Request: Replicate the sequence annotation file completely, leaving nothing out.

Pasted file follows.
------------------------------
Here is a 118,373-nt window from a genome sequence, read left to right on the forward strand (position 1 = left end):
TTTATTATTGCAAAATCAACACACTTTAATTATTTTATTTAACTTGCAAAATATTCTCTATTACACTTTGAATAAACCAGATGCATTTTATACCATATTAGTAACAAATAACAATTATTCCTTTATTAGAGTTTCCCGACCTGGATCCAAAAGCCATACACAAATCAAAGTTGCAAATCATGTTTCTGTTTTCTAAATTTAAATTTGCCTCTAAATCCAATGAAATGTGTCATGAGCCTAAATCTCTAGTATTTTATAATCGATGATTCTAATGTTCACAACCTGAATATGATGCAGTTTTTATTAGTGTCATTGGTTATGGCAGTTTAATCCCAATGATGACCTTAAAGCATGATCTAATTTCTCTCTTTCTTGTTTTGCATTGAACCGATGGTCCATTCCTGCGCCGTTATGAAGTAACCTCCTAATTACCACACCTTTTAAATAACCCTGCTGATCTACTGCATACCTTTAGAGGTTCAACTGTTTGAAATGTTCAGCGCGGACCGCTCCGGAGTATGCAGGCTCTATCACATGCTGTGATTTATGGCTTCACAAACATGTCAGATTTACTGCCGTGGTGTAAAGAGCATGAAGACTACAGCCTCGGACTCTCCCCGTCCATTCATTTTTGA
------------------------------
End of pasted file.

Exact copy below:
Here is a 118,373-nt window from a genome sequence, read left to right on the forward strand (position 1 = left end):
TTTATTATTGCAAAATCAACACACTTTAATTATTTTATTTAACTTGCAAAATATTCTCTATTACACTTTGAATAAACCAGATGCATTTTATACCATATTAGTAACAAATAACAATTATTCCTTTATTAGAGTTTCCCGACCTGGATCCAAAAGCCATACACAAATCAAAGTTGCAAATCATGTTTCTGTTTTCTAAATTTAAATTTGCCTCTAAATCCAATGAAATGTGTCATGAGCCTAAATCTCTAGTATTTTATAATCGATGATTCTAATGTTCACAACCTGAATATGATGCAGTTTTTATTAGTGTCATTGGTTATGGCAGTTTAATCCCAATGATGACCTTAAAGCATGATCTAATTTCTCTCTTTCTTGTTTTGCATTGAACCGATGGTCCATTCCTGCGCCGTTATGAAGTAACCTCCTAATTACCACACCTTTTAAATAACCCTGCTGATCTACTGCATACCTTTAGAGGTTCAACTGTTTGAAATGTTCAGCGCGGACCGCTCCGGAGTATGCAGGCTCTATCACATGCTGTGATTTATGGCTTCACAAACATGTCAGATTTACTGCCGTGGTGTAAAGAGCATGAAGACTACAGCCTCGGACTCTCCCCGTCCATTCATTTTTGA